Single-stage air handlers have only one speed setting, so they will run at full capacity all the time. They are the least energy efficient of all three types, but they can be good for a home with low cooling and heating demands.

Dual-stage air handlers have two speed settings, which you can use to adjust the airflow capacity as needed. This type is more efficient than single-stage air handlers since it allows for better temperature regulation.

Variable-speed air handlers are the most popular and offer maximum comfort and efficiency by automatically adjusting their speeds to match heating or cooling needs. They also help reduce humidity levels inside your home, resulting in healthier indoor air quality (IAQ).

Pros of Air Handlers

Overall, an air handler provides a cost-effective, efficient way to make your home more comfortable, healthy, and safe. It helps stabilize temperatures between rooms, so you don't feel drastic differences when moving from one space to another. An air handler also adds humidity to dry indoor air, which improves the overall comfort level inside your home during those cold winter months. And since it's powered by electricity, natural gas, or propane, you don't have to rely on burning fossil fuels for your heating and cooling needs.

Moreover, air handlers can significantly improve indoor air quality and help remove airborne particles and allergens from the air, making it healthier for occupants. They are also relatively easy to install and will last over 25 years, with good maintenance.

Cons of Air Handlers

Air handlers are not cheap to install—they can cost anywhere from several hundred dollars to thousands depending on the type and size that you need. Additionally, since these units contain multiple components, they require regular maintenance to ensure optimal performance. You will need to call a qualified HVAC technician once or twice every year or two to inspect, clean, and service the air handler - that is, if you are doing everything right to help it run efficiently.

A regular air conditioning system can just do everything that an air handler does. So, if you have a well-functioning heat pump or a normal HVAC system, it would be a redundant unit, racking up high energy and maintenance costs.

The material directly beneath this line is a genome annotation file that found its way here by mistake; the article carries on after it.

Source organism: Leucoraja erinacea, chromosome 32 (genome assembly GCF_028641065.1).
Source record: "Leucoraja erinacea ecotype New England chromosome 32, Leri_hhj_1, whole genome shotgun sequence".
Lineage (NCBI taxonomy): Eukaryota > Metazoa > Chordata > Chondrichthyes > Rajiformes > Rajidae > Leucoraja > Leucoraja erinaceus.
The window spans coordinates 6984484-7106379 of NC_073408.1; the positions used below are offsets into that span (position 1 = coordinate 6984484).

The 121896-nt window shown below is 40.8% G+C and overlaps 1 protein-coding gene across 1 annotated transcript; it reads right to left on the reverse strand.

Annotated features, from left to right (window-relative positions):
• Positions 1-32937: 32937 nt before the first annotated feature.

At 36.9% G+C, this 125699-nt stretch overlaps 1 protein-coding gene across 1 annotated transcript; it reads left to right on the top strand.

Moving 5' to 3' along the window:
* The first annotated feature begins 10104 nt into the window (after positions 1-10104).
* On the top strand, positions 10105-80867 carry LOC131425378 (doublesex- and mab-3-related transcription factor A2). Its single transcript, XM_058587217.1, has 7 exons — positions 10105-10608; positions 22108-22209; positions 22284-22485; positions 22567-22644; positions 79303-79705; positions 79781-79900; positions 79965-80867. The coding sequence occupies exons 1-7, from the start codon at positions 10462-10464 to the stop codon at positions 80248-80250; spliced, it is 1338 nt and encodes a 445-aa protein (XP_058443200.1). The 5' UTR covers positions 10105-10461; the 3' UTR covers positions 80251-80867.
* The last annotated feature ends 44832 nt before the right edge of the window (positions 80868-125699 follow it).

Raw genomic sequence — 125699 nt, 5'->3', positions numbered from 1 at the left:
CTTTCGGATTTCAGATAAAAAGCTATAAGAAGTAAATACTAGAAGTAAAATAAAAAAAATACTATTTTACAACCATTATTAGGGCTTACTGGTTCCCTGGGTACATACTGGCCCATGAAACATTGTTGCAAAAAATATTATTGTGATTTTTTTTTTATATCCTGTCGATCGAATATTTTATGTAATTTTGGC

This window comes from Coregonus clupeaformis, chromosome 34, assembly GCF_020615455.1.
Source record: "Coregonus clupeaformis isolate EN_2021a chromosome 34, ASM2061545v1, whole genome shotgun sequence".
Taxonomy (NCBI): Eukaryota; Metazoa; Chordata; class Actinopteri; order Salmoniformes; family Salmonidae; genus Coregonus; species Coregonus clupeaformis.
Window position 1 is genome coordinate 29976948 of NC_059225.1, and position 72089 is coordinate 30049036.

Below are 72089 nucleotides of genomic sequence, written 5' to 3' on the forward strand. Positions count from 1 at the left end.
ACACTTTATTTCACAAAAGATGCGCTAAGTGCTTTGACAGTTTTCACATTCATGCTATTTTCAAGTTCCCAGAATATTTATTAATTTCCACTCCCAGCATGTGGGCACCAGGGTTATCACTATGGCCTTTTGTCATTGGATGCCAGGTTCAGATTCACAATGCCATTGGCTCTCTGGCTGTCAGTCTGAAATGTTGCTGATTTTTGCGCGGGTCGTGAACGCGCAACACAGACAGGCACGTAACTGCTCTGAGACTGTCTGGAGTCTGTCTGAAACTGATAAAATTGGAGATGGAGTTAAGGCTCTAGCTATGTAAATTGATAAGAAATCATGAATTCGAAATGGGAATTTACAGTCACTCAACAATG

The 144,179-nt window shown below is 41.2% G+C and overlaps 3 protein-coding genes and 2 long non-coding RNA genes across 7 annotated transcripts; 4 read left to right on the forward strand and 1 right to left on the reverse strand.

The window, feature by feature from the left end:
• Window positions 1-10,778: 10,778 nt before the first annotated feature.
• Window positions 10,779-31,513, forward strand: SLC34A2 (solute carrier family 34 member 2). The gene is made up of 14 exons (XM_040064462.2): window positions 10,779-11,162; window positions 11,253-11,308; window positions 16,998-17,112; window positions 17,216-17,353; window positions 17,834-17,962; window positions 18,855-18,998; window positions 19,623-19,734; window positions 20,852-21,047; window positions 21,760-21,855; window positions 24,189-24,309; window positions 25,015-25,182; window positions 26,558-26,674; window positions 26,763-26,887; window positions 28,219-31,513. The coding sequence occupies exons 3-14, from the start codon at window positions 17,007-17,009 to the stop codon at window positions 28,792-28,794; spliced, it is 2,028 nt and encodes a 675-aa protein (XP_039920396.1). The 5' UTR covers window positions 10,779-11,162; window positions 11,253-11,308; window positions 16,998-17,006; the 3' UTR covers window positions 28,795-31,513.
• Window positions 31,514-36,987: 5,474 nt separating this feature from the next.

Do You Need an Air Handler?

The answer depends on what kind of heating and cooling system you have. If you have a traditional split system (with both a condenser and indoor components), then you need an air handler to circulate the conditioned air throughout your home. Additionally, if you live in a large house that has multiple zones and you need to control temperatures in each zone, then an air handler is definitely worth considering.

If you already have a furnace or a modern air conditioner system, then you don't need one since all of the components are already included in the unit. But heat pumps seem to work better when paired with an air handler. They reduce the strain of cooling or heating the home, hence improving efficiency and elongating the life span of the heat pump.

Rely on the Pros

If you need precise temperature control throughout your home, then an air handler is a great investment. It will provide comfort and improved indoor air quality for many years to come. However, before making any major decisions about installing an air handler in your home, call TR Miller Heating, Cooling & Plumbing for expert advice. Our technicians assess your existing system and provide honest and reliable recommendations. If you need one, we will help you choose the best type for your home and install it for you. Also, if you need any repairs and maintenance services on any of your HVAC systems, don't hesitate to contact us. We are a family-owned company that's been in operation for three generations. It's safe to say we have dealt with almost all types of HVAC problems and can help you with anything related to your systems. We also offer plumbing services.